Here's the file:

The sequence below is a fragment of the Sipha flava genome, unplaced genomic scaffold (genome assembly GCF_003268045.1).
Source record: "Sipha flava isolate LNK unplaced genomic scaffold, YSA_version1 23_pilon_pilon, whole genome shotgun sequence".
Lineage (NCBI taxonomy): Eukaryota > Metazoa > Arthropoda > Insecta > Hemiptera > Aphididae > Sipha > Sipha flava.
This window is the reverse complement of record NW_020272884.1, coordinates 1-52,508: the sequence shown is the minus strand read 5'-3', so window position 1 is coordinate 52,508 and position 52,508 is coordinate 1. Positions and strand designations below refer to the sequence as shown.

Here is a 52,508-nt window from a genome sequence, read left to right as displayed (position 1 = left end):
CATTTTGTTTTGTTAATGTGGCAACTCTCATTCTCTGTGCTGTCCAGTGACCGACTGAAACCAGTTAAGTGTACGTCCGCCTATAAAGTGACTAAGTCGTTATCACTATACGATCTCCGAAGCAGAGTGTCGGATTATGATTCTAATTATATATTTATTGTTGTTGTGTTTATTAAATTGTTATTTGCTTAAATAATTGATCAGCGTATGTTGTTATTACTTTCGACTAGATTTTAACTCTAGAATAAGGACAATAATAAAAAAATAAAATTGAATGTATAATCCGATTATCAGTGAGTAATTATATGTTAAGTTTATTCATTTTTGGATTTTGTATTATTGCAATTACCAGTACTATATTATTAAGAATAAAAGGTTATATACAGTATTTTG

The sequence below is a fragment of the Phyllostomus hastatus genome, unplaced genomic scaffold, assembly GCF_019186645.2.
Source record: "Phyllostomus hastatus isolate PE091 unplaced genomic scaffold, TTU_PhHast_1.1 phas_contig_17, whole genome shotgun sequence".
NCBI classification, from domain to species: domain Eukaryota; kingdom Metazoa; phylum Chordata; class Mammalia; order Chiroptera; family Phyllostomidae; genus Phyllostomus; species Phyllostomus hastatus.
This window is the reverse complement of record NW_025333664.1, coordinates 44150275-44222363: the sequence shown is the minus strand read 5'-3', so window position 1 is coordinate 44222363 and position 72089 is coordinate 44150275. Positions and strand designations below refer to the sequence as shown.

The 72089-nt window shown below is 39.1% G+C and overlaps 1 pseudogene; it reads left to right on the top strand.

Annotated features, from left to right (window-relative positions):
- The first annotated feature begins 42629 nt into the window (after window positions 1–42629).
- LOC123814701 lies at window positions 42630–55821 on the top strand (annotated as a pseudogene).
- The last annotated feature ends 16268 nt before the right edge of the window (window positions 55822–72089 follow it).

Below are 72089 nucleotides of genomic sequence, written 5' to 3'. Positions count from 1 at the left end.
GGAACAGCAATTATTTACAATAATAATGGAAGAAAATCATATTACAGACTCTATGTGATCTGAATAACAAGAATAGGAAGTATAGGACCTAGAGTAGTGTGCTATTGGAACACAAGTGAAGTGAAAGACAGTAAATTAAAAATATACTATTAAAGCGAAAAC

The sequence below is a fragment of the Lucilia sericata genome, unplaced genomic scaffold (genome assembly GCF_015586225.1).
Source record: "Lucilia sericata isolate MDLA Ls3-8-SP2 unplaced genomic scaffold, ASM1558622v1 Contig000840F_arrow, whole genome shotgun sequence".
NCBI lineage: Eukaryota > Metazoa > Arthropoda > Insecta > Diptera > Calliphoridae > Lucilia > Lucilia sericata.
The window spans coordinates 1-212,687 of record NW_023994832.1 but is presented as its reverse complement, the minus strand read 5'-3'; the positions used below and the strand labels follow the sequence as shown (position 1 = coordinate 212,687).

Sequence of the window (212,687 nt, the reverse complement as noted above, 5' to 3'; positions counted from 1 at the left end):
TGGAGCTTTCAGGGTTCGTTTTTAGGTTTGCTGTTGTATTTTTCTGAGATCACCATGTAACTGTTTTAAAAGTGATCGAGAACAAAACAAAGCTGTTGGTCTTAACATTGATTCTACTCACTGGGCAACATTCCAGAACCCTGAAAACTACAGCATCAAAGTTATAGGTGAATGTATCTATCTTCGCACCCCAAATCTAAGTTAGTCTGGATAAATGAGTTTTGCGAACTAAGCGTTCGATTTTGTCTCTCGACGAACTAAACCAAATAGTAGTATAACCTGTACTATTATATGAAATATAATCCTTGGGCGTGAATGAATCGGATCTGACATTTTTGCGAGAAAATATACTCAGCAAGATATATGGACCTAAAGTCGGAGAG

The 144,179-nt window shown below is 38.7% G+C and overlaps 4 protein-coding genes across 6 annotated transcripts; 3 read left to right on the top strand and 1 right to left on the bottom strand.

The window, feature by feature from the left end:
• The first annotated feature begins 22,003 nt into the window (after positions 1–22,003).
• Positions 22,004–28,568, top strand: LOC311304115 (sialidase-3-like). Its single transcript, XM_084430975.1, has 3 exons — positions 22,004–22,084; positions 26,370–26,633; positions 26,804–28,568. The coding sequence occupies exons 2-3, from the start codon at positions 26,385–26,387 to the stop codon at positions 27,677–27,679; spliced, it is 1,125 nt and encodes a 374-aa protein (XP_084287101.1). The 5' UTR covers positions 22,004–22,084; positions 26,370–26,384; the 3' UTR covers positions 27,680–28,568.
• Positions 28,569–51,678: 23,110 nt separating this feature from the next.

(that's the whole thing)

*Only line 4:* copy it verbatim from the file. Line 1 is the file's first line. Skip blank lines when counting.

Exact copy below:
This window is the reverse complement of record NW_020272884.1, coordinates 1-52,508: the sequence shown is the minus strand read 5'-3', so window position 1 is coordinate 52,508 and position 52,508 is coordinate 1. Positions and strand designations below refer to the sequence as shown.